Author to Discuss Exchange Among Jews, Muslims, Christians in Medieval Spain, March 1

Milton R. Konvitz Professor of Judeo-Islamic Studies at Cornell University and a Stephen H. Weiss Fellow
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Milton R. Konvitz Professor of Judeo-Islamic Studies at Cornell University and a Stephen H. Weiss Fellow

Ross Brann, Milton R. Konvitz Professor of Judeo-Islamic Studies at Cornell University and a Stephen H. Weiss Fellow, will give a lecture titled "Andalusi and Sefardi Exceptionalism" at 4 p.m. today, Thursday, March 1, in the Honors College Second Floor Study Hall (GEAR 258) on the University of Arkansas campus.

Refreshments will be served and copies of Brann's book Power in the Portrayal Representations of Jews and Muslims in Eleventh- and Twelfth-Century Islamic Spain (Princeton University Press 2002) will be available for signing and purchase.

Al-Andalus — conventionally called "Islamic Spain," "Muslim Spain" or more problematically "Arab Spain" and "Moorish Spain" — is commonly identified by scholars and frequently celebrated in popular culture as the site of an extraordinary, extended moment of complex social interaction, cultural ferment, creativity and transfer among the Muslims, Christians, and Jews of the medieval Iberian Peninsula. This talk explores the origins and significance of this trope during the classical age of Islam.

"This topic, although about a past era, could not be more relevant to our current time," said Mohja Kahf, professor of comparative literature and faculty affiliate of the King Fahd Center for Middle East Studies in the J. William Fulbright College of Arts and Sciences. "Understanding the past creates nuance in our understanding of the present." 

A professor of Near East, Jewish and Religious Studies, Brann has taught at Cornell University since 1986 and has served four terms as Chair of the Department of Near Eastern Studies. He has received fellowships from the John Simon Guggenheim Memorial Foundation, the National Endowment for the Humanities, and the Center for Advanced Judaic Studies of the University of Pennsylvania, and in 2007 was named Stephen H. Weiss Presidential Fellow.

Brann is the author of The Compunctious Poet: Cultural Ambiguity and Hebrew Poetry in Muslim Spain (Johns Hopkins University Press, 1991) and Power in the Portrayal: Representations of Muslims and Jews in Islamic Spain (Princeton University Press, 2002), in addition to many essays on the intersection of Jewish and Islamic culture. His current book project, Andalusi Moorings: Al-Andalus and Sefarad as Tropes of Islamic and Jewish Culture, is forthcoming from the University of Pennsylvania Press).

In addition to his lecture at the Honors College, Brann will give a guest classroom talk open to the public on March 1 at 11:00 a.m. in room 421 of Champions Hall (CHPN 421). Refreshments will be served.

The lecture is presented by the Comparative Literature and Cultural Studies Program and the King Fahd Center for Middle East Studies, with support from the Jewish Studies, Medieval and Renaissance Studies, and Religious Studies programs, the University of Arkansas Honors College and the Fulbright College Honors Program. Join the event on Facebook.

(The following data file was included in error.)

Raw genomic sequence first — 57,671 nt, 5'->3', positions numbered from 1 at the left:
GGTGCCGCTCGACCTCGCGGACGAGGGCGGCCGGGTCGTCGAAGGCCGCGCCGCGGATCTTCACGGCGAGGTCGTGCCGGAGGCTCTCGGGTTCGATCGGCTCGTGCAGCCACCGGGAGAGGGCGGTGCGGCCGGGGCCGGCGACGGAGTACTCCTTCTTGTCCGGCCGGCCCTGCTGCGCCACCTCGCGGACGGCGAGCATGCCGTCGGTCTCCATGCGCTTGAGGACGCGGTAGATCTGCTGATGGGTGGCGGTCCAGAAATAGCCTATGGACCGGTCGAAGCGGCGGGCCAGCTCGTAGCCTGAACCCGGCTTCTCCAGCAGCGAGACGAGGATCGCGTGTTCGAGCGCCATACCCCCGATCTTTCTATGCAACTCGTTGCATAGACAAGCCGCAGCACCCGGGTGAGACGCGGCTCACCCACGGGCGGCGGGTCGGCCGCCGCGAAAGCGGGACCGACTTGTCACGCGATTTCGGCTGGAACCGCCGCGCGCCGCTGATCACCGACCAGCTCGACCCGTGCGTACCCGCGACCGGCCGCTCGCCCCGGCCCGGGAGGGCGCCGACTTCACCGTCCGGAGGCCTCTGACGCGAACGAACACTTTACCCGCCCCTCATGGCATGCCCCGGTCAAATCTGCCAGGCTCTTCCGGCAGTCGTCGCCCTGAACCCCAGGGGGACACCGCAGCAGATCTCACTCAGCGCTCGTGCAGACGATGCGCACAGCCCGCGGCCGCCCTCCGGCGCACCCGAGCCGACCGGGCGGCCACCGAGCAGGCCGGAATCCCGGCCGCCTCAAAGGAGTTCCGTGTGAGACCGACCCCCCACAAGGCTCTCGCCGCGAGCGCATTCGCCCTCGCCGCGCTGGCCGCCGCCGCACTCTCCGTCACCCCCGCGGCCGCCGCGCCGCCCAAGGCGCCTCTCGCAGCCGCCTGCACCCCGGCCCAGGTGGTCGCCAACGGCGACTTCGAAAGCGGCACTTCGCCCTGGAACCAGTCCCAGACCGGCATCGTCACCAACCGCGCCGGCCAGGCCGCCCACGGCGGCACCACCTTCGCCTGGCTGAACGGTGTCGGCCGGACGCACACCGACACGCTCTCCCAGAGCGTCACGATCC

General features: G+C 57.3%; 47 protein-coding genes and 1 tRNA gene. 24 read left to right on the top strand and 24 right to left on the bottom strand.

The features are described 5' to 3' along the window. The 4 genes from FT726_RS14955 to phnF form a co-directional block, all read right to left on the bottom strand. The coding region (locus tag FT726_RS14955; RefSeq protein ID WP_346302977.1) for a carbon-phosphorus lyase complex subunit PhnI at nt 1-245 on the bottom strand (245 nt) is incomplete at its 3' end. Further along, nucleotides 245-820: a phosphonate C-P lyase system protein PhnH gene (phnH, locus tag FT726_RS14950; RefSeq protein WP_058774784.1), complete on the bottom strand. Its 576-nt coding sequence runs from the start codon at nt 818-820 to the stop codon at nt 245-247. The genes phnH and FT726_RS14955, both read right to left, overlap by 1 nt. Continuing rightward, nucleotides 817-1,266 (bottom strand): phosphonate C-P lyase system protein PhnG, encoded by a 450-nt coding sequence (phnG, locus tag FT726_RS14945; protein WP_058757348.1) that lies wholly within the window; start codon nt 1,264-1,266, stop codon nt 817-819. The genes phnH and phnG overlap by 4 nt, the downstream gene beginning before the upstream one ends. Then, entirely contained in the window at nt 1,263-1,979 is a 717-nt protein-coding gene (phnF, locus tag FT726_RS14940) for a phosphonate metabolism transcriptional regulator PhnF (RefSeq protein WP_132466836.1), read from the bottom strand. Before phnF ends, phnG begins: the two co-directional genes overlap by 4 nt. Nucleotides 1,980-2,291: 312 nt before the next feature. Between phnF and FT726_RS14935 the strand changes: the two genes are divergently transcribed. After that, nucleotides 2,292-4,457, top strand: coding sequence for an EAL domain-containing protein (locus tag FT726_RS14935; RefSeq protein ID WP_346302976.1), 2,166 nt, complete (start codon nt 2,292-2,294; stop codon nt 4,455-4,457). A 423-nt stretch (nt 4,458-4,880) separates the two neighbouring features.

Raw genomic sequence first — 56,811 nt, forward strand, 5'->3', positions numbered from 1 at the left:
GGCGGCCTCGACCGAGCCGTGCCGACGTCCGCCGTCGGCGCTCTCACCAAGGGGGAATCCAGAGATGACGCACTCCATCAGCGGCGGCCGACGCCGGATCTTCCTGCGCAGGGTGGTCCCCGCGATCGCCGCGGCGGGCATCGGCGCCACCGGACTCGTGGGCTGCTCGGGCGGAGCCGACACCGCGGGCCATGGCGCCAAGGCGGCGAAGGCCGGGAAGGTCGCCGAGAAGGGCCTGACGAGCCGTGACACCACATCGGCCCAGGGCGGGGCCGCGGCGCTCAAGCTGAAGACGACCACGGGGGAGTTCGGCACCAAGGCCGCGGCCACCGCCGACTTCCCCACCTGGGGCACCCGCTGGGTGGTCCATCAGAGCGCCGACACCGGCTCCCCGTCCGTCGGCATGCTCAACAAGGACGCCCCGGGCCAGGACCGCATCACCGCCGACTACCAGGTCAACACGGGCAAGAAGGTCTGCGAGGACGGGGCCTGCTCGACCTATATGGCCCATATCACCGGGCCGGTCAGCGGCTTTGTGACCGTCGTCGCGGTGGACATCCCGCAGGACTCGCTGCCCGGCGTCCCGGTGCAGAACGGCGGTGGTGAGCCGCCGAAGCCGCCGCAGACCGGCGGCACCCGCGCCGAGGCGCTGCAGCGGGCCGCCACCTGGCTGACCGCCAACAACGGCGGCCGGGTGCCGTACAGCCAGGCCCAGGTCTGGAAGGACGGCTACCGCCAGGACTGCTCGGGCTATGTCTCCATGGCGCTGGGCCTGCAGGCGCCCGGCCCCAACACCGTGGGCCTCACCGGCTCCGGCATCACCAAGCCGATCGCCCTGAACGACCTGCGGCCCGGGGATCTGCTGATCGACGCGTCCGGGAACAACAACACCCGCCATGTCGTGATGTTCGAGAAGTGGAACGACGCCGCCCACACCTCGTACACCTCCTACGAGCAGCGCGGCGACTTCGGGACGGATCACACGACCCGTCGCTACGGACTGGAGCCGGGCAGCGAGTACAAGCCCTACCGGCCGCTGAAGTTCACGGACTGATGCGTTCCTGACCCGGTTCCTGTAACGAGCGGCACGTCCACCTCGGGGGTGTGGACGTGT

About the Comparative Literature & Cultural Studies Program:
Established in 1958, the Comparative Literature & Cultural Studies Program (CLCS) is an innovative interdisciplinary graduate program devoted to the study of literature and culture from a global perspective and across languages, genres, disciplines, nations, and cultures. The program offers advanced academic training in world languages, literary translation, comparative literature, and cultural studies. The program is supported primarily by the Departments of Communication, English, and World Languages. It has affiliated faculty members in several programs and departments in the humanities and social sciences, including Anthropology, area studies (European, Latin American, Middle East, African, Asian), Art, Classics, Drama, Gender Studies, Jewish Studies, Indigenous Studies, History, Music, Philosophy, and Sociology. For more information, visit the program page at

About the King Fahd Center for Middle East Studies: 
The King Fahd Center for Middle East Studies is an academic and research unit in the J. William Fulbright College of Arts and Sciences at the University of Arkansas. An interdisciplinary and interdepartmental area studies center that offers diverse cultural, intellectual, and educational opportunities for the University of Arkansas community, the Center promotes research and teaching in interdisciplinary Middle East studies. The Center offers an undergraduate major in Middle East Studies through the Middle East Studies (MEST) Program and supports graduate studies in related departments with graduate assistantships, as well as summer language study, conference travel, and field research grants, and teaching and research by visiting scholars from affiliated universities and programs. More information about the King Fahd Center can be found at For ongoing news, follow the Center on Facebook and Twitter.


Luis Fernando Restrepo, assistant vice chancellor for diversity and community
Comparative Literature and Cultural Studies


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